Superposition of the Dop active site containing ADP and Pi with structures of other members of the carboxylate-amine/ammonia ligase family in complex with phosphorylated inhibitors results in excellent congruence of Pi with the phosphate group of the inhibitors (Fig. 2C). This lends strong support to the existence of a phosphorylated Pup intermediate during the depupylation reaction catalyzed by Dop, which resembles the well characterized intermediates from the other family members (
      • Biterova E.I.
      • Barycki J.J.
      Structural basis for feedback and pharmacological inhibition of Saccharomyces cerevisiae glutamate cysteine ligase.
      ,
      • Krajewski W.W.
      • Jones T.A.
      • Mowbray S.L.
      Structure of Mycobacterium tuberculosis glutamine synthetase in complex with a transition-state mimic provides functional insights.
      ,
      • Hibi T.
      • Nii H.
      • Nakatsu T.
      • Kimura A.
      • Kato H.
      • Hiratake J.
      • Oda J.
      Crystal structure of γ-glutamylcysteine synthetase: insights into the mechanism of catalysis by a key enzyme for glutathione homeostasis.
      ,
      • Hothorn M.
      • Wachter A.
      • Gromes R.
      • Stuwe T.
      • Rausch T.
      • Scheffzek K.
      Structural basis for the redox control of plant glutamate cysteine ligase.
      ), including the phosphorylated Pup from PafA (
      • Guth E.
      • Thommen M.
      • Weber-Ban E.
      Mycobacterial ubiquitin-like protein ligase PafA follows a two-step reaction pathway with a phosphorylated pup intermediate.
      ).
      Intriguingly, only in the presence of Pup, and more specifically in the presence of the Pup C-terminal residue in the active site of Dop, are ADP and Pi formed efficiently. Dop in absence of Pup or in the presence of a Pup variant shortened by one residue hydrolyzes ATP only very slowly (Fig. 4). Pup thus supports the activation of water in the active site needed for the attack on the γ-phosphate of ATP. This occurs either directly or indirectly by slight rearrangements of active site residues, such as, for example, Asp-94. The requirement of Pup binding for efficient ATP cleavage might serve as a protection mechanism against uncontrolled ATP hydrolysis by free Dop.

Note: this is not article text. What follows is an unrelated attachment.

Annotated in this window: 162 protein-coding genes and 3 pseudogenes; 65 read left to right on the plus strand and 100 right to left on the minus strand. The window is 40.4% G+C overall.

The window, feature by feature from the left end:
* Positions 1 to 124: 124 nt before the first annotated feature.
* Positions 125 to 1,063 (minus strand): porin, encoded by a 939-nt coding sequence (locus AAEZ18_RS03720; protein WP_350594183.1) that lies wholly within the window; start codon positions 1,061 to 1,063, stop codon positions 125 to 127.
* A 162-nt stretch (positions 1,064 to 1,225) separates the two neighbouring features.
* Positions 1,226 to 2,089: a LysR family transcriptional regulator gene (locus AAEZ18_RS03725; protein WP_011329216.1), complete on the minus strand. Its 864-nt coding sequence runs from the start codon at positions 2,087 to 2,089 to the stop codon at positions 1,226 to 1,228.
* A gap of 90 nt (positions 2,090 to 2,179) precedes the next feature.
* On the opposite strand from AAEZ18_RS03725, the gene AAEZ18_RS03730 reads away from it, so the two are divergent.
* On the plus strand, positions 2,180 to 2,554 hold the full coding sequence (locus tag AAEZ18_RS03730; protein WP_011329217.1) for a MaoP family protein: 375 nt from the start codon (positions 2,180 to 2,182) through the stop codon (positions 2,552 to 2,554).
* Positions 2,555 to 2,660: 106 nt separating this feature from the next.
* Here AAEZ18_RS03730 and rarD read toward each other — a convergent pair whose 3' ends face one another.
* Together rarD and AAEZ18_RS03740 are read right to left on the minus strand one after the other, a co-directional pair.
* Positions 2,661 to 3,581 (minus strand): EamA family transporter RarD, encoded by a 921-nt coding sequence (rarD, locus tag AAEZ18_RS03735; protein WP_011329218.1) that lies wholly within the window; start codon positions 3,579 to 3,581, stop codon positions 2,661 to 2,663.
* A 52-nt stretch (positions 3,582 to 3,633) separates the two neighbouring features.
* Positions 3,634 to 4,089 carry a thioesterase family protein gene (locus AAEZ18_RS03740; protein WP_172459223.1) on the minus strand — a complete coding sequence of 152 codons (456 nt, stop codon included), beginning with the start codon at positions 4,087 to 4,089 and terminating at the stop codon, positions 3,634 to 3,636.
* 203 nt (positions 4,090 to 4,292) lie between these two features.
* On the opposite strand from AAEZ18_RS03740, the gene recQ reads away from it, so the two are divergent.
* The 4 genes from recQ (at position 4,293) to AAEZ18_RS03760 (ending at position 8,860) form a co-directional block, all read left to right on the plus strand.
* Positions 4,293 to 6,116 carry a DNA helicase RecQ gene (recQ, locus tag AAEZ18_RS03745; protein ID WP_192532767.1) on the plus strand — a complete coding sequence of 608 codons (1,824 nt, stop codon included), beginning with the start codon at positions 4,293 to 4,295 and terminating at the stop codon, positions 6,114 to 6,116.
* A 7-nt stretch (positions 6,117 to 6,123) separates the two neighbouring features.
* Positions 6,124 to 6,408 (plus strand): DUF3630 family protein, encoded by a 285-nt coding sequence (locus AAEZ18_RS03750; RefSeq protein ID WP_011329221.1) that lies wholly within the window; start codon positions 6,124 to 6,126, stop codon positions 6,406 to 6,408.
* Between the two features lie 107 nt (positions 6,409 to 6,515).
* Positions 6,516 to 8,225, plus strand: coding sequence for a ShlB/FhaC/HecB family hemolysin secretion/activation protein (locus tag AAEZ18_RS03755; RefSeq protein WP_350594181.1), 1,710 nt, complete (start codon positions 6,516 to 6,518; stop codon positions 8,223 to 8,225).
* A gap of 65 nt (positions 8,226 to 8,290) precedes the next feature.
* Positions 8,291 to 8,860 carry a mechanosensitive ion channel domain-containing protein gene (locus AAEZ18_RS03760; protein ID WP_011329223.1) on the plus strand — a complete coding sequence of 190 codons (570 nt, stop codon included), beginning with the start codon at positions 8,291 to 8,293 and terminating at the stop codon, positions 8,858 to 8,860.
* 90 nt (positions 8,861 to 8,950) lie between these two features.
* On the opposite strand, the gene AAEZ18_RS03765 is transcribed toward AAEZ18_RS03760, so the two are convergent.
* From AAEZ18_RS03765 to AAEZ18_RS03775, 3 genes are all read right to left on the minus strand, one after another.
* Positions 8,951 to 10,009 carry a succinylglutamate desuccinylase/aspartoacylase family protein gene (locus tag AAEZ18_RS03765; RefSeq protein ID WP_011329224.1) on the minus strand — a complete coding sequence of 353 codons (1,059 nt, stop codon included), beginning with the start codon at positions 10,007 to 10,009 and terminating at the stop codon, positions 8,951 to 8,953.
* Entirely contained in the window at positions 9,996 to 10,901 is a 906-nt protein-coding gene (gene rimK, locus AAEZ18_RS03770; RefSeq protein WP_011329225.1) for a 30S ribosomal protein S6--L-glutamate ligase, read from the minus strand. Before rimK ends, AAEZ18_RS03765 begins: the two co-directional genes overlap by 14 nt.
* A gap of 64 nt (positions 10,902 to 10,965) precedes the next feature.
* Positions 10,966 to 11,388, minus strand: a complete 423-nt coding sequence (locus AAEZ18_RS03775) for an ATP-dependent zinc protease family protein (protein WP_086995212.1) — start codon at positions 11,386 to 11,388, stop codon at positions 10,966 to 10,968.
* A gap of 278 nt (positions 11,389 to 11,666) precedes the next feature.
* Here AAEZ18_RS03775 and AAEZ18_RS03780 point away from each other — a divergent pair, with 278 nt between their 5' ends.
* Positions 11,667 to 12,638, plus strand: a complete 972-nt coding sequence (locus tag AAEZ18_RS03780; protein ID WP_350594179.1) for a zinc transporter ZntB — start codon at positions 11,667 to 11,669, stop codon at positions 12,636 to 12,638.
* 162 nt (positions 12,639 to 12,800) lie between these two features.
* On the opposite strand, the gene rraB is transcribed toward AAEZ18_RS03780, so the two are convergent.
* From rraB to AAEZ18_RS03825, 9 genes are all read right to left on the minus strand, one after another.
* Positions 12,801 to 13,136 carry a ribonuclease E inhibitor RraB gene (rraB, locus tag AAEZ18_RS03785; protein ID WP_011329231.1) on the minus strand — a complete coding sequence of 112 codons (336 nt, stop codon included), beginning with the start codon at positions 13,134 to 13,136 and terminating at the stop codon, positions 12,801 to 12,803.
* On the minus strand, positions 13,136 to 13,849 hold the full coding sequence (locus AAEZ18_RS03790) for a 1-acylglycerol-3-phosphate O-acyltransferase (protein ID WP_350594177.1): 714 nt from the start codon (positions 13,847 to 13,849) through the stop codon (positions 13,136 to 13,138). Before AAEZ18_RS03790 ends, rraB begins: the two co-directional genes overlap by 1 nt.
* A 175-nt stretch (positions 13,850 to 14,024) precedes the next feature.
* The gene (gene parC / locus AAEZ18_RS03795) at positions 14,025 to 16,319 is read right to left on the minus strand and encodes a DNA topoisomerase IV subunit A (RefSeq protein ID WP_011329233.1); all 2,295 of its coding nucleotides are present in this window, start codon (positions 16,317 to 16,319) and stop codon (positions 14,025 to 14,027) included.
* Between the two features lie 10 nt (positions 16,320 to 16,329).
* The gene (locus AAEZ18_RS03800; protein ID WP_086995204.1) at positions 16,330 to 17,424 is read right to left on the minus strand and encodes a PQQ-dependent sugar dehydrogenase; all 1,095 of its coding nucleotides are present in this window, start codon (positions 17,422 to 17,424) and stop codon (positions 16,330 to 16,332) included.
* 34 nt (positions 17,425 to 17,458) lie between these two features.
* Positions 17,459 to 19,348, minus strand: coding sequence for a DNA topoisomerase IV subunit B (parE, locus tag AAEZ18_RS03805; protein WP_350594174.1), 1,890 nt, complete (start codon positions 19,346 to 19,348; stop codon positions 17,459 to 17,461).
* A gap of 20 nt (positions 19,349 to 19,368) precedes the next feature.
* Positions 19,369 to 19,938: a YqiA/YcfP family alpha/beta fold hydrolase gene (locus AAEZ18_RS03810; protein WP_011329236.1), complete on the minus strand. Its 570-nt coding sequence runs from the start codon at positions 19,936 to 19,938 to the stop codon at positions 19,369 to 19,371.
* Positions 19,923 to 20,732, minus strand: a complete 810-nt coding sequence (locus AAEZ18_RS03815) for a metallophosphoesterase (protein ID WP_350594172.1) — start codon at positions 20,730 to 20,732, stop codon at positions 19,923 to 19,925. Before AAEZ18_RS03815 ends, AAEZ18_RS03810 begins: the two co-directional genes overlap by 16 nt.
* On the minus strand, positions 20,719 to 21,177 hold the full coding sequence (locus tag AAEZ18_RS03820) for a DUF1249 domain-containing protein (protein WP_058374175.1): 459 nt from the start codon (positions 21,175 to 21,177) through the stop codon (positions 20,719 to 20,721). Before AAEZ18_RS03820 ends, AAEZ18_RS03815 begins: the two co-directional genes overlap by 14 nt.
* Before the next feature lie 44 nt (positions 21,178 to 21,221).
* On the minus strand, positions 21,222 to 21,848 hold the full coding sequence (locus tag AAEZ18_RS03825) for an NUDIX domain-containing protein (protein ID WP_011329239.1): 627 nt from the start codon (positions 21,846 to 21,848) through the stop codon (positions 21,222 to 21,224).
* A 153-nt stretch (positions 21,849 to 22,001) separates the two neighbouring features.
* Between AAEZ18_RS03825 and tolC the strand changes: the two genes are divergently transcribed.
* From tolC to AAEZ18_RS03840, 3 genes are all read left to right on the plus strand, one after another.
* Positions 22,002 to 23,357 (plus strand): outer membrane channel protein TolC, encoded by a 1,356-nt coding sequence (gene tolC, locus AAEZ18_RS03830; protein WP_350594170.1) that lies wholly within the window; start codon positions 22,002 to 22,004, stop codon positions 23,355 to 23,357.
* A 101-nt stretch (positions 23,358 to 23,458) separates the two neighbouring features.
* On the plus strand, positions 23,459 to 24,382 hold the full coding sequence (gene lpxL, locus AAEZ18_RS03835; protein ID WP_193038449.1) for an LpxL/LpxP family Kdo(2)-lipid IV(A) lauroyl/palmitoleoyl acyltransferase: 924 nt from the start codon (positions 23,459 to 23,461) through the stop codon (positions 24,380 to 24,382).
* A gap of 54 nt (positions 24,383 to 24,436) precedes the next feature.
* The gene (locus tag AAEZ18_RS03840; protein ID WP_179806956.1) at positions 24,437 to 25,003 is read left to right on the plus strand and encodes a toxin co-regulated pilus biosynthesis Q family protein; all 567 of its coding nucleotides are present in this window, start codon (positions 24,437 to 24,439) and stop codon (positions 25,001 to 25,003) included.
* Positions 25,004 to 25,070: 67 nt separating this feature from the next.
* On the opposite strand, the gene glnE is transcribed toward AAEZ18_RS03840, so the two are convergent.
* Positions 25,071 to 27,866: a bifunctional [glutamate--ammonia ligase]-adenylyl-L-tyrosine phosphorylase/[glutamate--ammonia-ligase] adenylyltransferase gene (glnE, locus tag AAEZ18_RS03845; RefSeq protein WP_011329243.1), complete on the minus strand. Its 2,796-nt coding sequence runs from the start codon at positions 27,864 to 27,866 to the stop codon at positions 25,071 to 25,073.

An earlier study suggested that Asp-95 of MtbDop (corresponding to Asp-94 in AcelDop) participates in catalysis by forming a covalent mixed anhydride intermediate with Pup (
      • Burns K.E.
      • McAllister F.E.
      • Schwerdtfeger C.
      • Mintseris J.
      • Cerda-Maira F.
      • Noens E.E.
      • Wilmanns M.
      • Hubbard S.R.
      • Melandri F.
      • Ovaa H.
      • Gygi S.P.
      • Darwin K.H.
      Mycobacterium tuberculosis prokaryotic ubiquitin-like protein-deconjugating enzyme is an unusual aspartate amidase.
      ). This hypothesis was based on the observation that a nucleophilic Pup derivative acting as an irreversible trap, Pup-DON (6-diazo-5-oxo-l-norleucine), forms a covalent bond with Asp-95 in the active site of MtbDop. Pup-DON features a highly reactive aliphatic diazo group that, after addition of a proton to the ϵ-carbon and elimination of N2, forms a carbenium ion that readily reacts with any nucleophiles in the vicinity, such as, for example, carboxylates. This is in perfect agreement with a mechanism in which this aspartate acts as catalytic base to activate water. It should also be noted in this context that the ϵ-carbon in the Pup-DON trap, which is attacked by the nucleophile, is positioned one bond length deeper in the active site than the side chain carbonyl carbon of Pup (Cϵ versus Cδ), a position that is never occupied by the isopeptide bond or the carbamoyl group of glutamine. Pup with a C-terminal asparagine was found to resist deamidation, indicating the significance of the length of the side chain and the precise position of the carbonyl carbon in the active site (
      • Cerda-Maira F.A.
      • Pearce M.J.
      • Fuortes M.
      • Bishai W.R.
      • Hubbard S.R.
      • Darwin K.H.
      Molecular analysis of the prokaryotic ubiquitin-like protein (Pup) conjugation pathway in Mycobacterium tuberculosis.
      ).
      Further support for our proposed mechanism is given by the sequence of events with ATP hydrolysis taking place first and creating a lag phase in the depupylation reaction. Depupylation reaches maximal velocity only after the ADP and phosphate have been generated in the active site (Figs. 5 and 6). In agreement with this interpretation, in the presence of ADP and Pi, the lag phase is absent.
      In an earlier study it was shown that, during the cycle of catalysis, 18O-water (H218O) is incorporated only into Pup and not into Dop (
      • Burns K.E.
      • McAllister F.E.
      • Schwerdtfeger C.
      • Mintseris J.
      • Cerda-Maira F.
      • Noens E.E.
      • Wilmanns M.
      • Hubbard S.R.
      • Melandri F.
      • Ovaa H.
      • Gygi S.P.
      • Darwin K.H.